SAN JOSE, Calif., Sept. 11, 1997--The Salutation Consortium today issued a Request for Information (RFI) seeking bids for the development of a Salutation Port-of-Entry. Application developers can incorporate Salutation Port-of-Entry software into Windows products to represent an application's capabilities to other applications, devices, and services via the Salutation Protocols.
The Salutation Port-of-Entry will provide a consistent user interface and basic set of interactions with network peripherals, without requiring software manufacturers to develop Salutation-specific technology. It will supply a Windows configurator for representing the application to other Salutation-enabled products. The Port-of-Entry lets the end user specify and control which local resources can accept network queries from other Salutation-enabled devices, applications, and services.
The Salutation Architecture is a protocol for locating and controlling computers, consumer
devices, and office equipment across the Internet or a company intranet. It allows an application
to send a network query to locate a device, application or service, allowing maximum possible
use of the characteristics discovered.
The RFI is posted on the Salutation website at www.salutation.org/ussalute/poerfi.htm.
"The Salutation Port-of-Entry is a key part of the campaign to attract and support application developers with the tools to add new value features to their products. It will speed the time-to-market for new applications that take advantage of the Salutation Architecture. The Port-of-Entry will provide application and service providers a broader Salutation implementation base," said Robert F. Pecora, managing director of the Salutation Consortium.
The RFI details the minimum requirements for the Port-of-Entry and a test scenario to verify that the minimum functions are met. In addition, developers responding to the RFI are asked to specify additional functionality to the Port-of-Entry, the business model to be followed for use and distribution of the resulting product, and a schedule for delivery and support.
According to Pecora, the Consortium will evaluate responses to the RFI based on both the technical solution and the business model proposed. The Consortium will consider funding a portion of the development effort and will showcase the successful solution at COMDEX/Fall '97.
Response to the RFI should be in the form of a high-level product design specification and the associated business proposal. The specification should include product description and prerequisites, the development environment and test schedule, and predicted reliability. Functional options in addition to minimum requirements are encouraged.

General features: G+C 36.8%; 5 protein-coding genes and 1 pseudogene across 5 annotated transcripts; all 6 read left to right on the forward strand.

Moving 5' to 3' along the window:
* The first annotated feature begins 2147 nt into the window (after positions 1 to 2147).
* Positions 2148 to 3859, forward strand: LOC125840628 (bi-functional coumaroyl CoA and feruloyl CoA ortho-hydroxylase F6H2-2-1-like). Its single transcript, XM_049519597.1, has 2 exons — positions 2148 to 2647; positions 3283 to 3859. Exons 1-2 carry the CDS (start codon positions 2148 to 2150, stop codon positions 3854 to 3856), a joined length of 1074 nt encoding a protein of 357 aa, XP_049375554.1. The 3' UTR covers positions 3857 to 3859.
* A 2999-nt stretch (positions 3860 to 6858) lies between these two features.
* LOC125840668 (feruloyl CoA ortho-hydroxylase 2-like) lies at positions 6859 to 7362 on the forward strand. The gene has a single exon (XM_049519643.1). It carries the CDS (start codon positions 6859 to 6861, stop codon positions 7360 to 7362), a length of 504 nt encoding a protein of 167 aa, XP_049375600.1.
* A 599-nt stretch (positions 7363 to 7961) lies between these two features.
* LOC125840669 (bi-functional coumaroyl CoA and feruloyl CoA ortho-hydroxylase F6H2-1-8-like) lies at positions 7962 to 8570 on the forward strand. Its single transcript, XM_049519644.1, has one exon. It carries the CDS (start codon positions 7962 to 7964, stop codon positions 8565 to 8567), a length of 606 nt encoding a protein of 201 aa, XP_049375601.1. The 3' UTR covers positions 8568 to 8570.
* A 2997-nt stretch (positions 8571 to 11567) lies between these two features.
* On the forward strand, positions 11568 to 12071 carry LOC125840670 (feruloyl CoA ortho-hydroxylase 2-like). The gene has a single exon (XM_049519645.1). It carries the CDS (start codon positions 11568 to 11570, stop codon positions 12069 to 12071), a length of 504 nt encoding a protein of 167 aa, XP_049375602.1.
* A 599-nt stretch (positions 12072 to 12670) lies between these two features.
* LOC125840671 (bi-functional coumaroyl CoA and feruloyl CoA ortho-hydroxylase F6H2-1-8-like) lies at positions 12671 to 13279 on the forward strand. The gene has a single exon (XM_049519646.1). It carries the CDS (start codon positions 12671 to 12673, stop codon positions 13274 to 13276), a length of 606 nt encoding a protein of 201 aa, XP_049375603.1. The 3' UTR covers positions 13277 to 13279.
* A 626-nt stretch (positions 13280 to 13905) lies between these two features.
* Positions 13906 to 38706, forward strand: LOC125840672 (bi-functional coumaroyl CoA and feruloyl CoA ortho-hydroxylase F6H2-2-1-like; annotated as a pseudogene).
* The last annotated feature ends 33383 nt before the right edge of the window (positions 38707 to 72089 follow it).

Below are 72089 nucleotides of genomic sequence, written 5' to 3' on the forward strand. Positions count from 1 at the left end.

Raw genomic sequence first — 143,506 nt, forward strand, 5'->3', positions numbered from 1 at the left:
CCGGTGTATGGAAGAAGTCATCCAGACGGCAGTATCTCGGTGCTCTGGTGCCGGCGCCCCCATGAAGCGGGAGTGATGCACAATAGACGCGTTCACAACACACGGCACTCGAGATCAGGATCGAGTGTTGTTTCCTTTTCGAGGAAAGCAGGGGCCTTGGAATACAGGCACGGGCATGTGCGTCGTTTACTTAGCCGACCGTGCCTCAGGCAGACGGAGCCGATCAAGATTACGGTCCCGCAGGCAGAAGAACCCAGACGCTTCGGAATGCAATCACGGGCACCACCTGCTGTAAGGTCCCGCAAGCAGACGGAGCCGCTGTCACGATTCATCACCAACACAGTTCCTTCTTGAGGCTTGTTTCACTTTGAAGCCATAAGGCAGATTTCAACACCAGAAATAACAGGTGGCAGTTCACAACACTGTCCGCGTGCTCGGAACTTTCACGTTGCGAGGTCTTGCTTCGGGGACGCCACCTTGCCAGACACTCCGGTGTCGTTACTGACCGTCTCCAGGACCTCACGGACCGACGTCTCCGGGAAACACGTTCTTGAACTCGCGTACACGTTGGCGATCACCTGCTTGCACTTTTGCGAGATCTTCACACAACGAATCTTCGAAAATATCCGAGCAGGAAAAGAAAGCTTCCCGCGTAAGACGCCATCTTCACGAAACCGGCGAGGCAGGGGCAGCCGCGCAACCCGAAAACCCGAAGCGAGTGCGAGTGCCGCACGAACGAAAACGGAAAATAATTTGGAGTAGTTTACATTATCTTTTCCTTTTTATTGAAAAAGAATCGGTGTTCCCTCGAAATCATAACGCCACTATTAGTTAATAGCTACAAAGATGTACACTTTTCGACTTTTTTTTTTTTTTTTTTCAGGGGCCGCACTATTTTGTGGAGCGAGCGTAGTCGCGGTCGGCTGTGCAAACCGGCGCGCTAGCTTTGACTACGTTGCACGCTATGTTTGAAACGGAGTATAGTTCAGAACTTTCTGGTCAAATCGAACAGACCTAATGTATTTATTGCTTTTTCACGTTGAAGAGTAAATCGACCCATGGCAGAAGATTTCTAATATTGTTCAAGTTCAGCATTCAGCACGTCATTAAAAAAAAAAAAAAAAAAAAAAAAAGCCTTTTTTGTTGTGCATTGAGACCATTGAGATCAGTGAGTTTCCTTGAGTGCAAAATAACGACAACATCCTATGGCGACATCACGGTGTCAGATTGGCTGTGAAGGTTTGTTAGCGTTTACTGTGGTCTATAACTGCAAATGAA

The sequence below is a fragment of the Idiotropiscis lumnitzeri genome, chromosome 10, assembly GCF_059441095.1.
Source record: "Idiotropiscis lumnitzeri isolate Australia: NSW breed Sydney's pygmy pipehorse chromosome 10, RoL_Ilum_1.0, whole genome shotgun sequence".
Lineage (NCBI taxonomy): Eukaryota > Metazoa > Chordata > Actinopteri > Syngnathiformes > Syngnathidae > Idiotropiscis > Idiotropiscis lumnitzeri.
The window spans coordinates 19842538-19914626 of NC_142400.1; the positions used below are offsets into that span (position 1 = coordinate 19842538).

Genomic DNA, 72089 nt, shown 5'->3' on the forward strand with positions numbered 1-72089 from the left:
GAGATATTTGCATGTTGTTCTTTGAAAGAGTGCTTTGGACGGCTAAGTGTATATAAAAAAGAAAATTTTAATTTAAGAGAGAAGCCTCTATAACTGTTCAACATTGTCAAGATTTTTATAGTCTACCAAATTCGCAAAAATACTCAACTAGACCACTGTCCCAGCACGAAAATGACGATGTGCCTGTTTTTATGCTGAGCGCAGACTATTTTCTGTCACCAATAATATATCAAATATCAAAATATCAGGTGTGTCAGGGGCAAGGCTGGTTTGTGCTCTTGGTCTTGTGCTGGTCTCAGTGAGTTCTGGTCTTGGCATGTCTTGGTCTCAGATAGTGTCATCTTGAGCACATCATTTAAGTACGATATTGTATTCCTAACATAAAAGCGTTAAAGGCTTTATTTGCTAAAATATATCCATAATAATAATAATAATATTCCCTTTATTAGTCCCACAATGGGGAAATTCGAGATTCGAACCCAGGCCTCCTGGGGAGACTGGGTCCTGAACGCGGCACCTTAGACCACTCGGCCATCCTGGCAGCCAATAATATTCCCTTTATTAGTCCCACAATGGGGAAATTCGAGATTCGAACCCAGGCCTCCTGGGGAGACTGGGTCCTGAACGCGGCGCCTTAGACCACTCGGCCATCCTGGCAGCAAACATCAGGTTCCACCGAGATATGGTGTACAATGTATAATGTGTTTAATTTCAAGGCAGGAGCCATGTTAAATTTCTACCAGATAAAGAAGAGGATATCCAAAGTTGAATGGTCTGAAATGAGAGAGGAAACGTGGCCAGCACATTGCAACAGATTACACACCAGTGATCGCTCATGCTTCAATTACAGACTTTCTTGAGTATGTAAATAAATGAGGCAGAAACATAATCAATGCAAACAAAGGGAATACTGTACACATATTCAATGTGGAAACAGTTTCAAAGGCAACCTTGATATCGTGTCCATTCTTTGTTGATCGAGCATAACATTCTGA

The Salutation Architecture was created to solve the problems of service discovery and
utilization among a broad set of appliances and equipment in an environment of widespread
connectivity and mobility. The architecture provides a standard method for applications,
services, and devices to find out the capabilities of other applications, services, and devices, to
search applications, services or devices for a particular capability, and to request and establish
interoperable sessions with other applications, series, or devices.
The Salutation Consortium has published an open specification that enables an application to locate a particular resource on a network through a broadcast query. The specification is independent of network transport, hardware platform, and operating system software and supports standard Internet and other message formats.
The Salutation Consortium is a non-profit corporation with member organizations in the United States, Europe, and Japan. Member companies include APTi, Axis Communications, Brother, Canon, Casio, Cisco, Eastman Kodak, Fuji Xerox, Fujitsu, Hewlett Packard, Hitachi, Integrated Systems, IBM, Iwatsu, Justsystem, Kobe Steel, Komatsu, Konica, Lexmark, Matsushita, Microware Systems, Minolta, Mita, Mitsubishi, Murata (Muratec), Novell, Oki Data, Ricoh, Rios Systems, Sanyo, Seiko Epson, Sharp, Sun Microsystems, Toshiba, WhetStone, and Xerox.
Information about the Salutation Architecture is available on the Consortium's web site (http://www.salutation.org).